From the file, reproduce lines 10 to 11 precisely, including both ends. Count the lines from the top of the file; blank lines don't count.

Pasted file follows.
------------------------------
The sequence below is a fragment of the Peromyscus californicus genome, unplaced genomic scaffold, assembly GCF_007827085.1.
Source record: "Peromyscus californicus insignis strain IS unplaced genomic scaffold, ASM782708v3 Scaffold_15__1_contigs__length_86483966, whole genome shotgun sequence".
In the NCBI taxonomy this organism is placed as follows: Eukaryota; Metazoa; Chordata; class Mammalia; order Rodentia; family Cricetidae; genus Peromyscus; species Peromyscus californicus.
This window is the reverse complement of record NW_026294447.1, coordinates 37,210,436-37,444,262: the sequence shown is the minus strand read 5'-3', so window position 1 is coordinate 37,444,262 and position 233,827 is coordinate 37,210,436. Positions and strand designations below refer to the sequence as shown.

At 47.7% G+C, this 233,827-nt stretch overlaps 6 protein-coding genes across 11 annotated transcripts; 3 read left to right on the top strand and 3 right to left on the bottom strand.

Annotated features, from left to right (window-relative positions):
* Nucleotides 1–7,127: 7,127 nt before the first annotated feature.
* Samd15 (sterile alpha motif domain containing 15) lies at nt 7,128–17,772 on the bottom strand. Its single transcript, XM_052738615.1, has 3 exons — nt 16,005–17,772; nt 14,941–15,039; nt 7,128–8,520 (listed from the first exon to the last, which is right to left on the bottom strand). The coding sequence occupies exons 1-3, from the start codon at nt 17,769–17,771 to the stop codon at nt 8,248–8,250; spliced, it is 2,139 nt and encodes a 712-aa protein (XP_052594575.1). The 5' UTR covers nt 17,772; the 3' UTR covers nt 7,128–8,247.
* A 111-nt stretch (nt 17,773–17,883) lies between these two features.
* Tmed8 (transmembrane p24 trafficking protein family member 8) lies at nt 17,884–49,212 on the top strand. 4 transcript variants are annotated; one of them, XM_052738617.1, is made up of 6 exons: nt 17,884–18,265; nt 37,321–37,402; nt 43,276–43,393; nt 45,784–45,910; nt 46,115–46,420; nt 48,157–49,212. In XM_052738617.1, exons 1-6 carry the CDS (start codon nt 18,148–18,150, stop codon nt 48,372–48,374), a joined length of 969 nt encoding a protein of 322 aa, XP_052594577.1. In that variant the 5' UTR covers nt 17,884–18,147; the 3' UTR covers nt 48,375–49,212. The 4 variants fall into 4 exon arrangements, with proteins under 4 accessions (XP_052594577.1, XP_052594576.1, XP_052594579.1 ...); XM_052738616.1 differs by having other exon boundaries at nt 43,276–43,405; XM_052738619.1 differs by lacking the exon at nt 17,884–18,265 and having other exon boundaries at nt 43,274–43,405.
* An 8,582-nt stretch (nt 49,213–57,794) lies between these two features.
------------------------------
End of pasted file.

* Tmed8 (transmembrane p24 trafficking protein family member 8) lies at nt 17,884–49,212 on the top strand. 4 transcript variants are annotated; one of them, XM_052738617.1, is made up of 6 exons: nt 17,884–18,265; nt 37,321–37,402; nt 43,276–43,393; nt 45,784–45,910; nt 46,115–46,420; nt 48,157–49,212. In XM_052738617.1, exons 1-6 carry the CDS (start codon nt 18,148–18,150, stop codon nt 48,372–48,374), a joined length of 969 nt encoding a protein of 322 aa, XP_052594577.1. In that variant the 5' UTR covers nt 17,884–18,147; the 3' UTR covers nt 48,375–49,212. The 4 variants fall into 4 exon arrangements, with proteins under 4 accessions (XP_052594577.1, XP_052594576.1, XP_052594579.1 ...); XM_052738616.1 differs by having other exon boundaries at nt 43,276–43,405; XM_052738619.1 differs by lacking the exon at nt 17,884–18,265 and having other exon boundaries at nt 43,274–43,405.
* An 8,582-nt stretch (nt 49,213–57,794) lies between these two features.